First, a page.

It can be difficult to quantify such things, but the hype around Novak Djokovic before last month’s Wimbledon seemed to be at an all time low. It must be remembered that for all Djokovic’s injuries woes over the last couple of seasons, the Serb has only missed one, the 2017 US Open. In the seven tournaments he had played since winning the French Open in 2016 and this year’s Wimbledon, Djokovic had reached the Semi Finals of better just once.
Serb favourite at Flushing Meadows
The good news for the Serb is that, according to bookmakers, it will be sooner rather than later. The latest odds at 888sport have Djokovic as the 11/4 favourite to win the US Open, which starts on 27th August. It’s not predicted to be a procession however, with both Nadal and Federer hovering behind at 7/2. Andy Murray, whose injury woes make those of Djokovic pale in comparison, can be found at 10/1.
Indeed, before Wimbledon there was a sense of a procession, a coronation for Roger Federer’s 21st Slam. Of course, not all the media pointed to the Federer win. Many sports journalists and pundits had been taught a harsh lesson about writing off great tennis players, ironically by doubting the longevity of the Swiss master’s elite career over the years.
Tough final weekend for Djokovic
It may be tentative, but there was certainly a sense that Djokovic could have put those injury problems behind him at Wimbledon. The Final against Kevin Anderson was by no means a classic, but it showcased Djokovic’s much-celebrated stamina, coming just hours after an epic semi-final against Rafael Nadal. Rather than thinking about rusty forehands and backhands, it was evident that the Djokovic who rarely looks like breaking into a sweat was, close to, being back.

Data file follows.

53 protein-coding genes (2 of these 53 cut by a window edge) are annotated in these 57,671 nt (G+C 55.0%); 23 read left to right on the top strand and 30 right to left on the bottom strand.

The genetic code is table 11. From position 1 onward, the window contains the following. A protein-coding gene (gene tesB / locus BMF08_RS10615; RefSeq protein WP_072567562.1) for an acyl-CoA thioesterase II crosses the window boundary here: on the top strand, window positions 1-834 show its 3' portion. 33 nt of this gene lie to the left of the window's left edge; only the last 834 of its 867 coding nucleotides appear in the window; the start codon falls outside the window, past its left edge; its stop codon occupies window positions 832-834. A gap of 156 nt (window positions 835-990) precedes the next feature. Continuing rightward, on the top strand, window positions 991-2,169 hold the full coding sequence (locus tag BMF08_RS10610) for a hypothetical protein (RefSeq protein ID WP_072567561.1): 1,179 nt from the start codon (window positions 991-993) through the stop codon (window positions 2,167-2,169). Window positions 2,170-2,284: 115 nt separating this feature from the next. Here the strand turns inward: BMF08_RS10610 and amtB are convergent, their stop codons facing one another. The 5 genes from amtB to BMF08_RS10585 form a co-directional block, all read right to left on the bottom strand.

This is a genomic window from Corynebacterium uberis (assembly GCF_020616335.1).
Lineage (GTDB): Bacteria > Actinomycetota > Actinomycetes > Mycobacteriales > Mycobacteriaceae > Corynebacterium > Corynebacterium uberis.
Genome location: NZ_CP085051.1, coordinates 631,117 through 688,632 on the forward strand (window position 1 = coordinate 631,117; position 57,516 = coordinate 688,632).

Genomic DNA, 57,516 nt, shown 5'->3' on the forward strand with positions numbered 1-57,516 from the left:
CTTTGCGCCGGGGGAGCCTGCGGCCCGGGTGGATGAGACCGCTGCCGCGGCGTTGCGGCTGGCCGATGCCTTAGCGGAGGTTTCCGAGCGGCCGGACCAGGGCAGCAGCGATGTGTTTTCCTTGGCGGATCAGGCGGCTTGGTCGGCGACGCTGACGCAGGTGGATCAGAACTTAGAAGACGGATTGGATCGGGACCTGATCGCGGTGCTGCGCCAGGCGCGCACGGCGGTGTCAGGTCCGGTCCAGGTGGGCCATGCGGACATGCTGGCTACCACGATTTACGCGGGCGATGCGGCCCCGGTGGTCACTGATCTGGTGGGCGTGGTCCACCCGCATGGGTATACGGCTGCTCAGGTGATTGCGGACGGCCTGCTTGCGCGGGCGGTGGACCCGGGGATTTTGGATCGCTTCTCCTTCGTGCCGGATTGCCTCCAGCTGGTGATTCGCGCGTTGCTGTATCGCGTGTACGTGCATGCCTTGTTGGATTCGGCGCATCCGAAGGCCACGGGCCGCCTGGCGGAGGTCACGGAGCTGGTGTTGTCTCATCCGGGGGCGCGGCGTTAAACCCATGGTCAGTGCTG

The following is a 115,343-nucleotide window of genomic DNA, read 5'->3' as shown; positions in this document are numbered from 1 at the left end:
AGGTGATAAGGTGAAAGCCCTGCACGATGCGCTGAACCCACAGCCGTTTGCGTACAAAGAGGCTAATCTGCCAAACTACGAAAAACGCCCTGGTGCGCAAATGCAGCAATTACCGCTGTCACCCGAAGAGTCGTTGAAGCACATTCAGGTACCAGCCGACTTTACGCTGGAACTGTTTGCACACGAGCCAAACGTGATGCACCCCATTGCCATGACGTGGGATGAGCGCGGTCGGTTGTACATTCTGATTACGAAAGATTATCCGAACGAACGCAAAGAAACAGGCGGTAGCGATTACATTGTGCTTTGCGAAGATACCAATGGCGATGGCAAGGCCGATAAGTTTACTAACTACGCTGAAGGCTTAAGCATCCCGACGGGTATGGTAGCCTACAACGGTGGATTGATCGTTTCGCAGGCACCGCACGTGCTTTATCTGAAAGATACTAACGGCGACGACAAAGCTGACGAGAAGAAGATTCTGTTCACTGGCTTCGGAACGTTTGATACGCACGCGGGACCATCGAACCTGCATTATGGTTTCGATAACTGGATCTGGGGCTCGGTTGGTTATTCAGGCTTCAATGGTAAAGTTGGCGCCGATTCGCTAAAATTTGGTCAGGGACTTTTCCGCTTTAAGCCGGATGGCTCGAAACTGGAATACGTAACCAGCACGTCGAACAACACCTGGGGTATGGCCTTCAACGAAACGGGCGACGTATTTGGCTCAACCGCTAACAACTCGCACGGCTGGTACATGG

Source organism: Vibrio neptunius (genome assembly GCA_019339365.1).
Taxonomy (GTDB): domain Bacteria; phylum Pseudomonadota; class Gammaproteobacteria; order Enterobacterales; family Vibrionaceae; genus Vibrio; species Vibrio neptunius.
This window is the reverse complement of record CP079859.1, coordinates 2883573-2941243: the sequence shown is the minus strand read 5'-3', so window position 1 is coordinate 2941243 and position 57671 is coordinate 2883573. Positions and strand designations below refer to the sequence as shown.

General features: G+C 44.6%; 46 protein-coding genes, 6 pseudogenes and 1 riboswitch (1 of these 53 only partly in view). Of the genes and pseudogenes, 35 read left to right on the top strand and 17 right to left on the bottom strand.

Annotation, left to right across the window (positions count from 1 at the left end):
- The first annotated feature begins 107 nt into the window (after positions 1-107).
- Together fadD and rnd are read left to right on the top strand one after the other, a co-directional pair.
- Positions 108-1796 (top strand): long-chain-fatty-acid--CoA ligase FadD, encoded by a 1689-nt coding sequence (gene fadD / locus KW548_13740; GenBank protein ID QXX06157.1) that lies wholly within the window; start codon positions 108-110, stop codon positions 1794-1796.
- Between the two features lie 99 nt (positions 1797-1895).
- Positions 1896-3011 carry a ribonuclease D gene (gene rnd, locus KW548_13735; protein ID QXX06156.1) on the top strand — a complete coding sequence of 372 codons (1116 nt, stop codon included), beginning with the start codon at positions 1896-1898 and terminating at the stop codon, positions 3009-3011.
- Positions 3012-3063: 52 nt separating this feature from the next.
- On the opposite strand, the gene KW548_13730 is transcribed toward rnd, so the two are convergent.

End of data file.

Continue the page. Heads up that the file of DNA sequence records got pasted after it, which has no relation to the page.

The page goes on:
There is a lot of positivity coming out of the Djokovic camp at the moment, especially refreshing given that he has changed coaching staff a number of times over the last couple of years. There is a feeling, too, that he can start chasing history again. The first number on his mind will be ‘14’ and equaling Pete Sampras’ record of 14 Grand Slam titles. Tennis players will say they don’t think about records, but no one could forgive Djokovic for thinking that he could soon have the third best record of all-time in Slams.
It is, of course, not guaranteed that Djokovic triumphs at Flushing Meadows, nor will anybody be rushing to dismiss the chances of Federer or Nadal. But it is almost certain that, if he regains full fitness, Djokovic will reach that 14th Slam. After that, a certain Spaniard is on the list, with 17 Grand Slams. Catching Nadal is certainly a tougher proposition, especially given his record on the clay at Roland Garros. Indeed, it’s easy to forget that there is only an 11-month age gap between Djokovic and Nadal.
In fairness, Djokovic and his team will, for the moment, just be happy the Serb is reaching somewhere near to peak condition again. The history books will be a secondary issue as he concentrates on getting back to the world number one spot and reaching that supreme level of consistency we saw in 2011 and 2015. Is that possible? Few would doubt the steely determination of Djokovic to remind us all again that he has a rightful place among the all-time greats.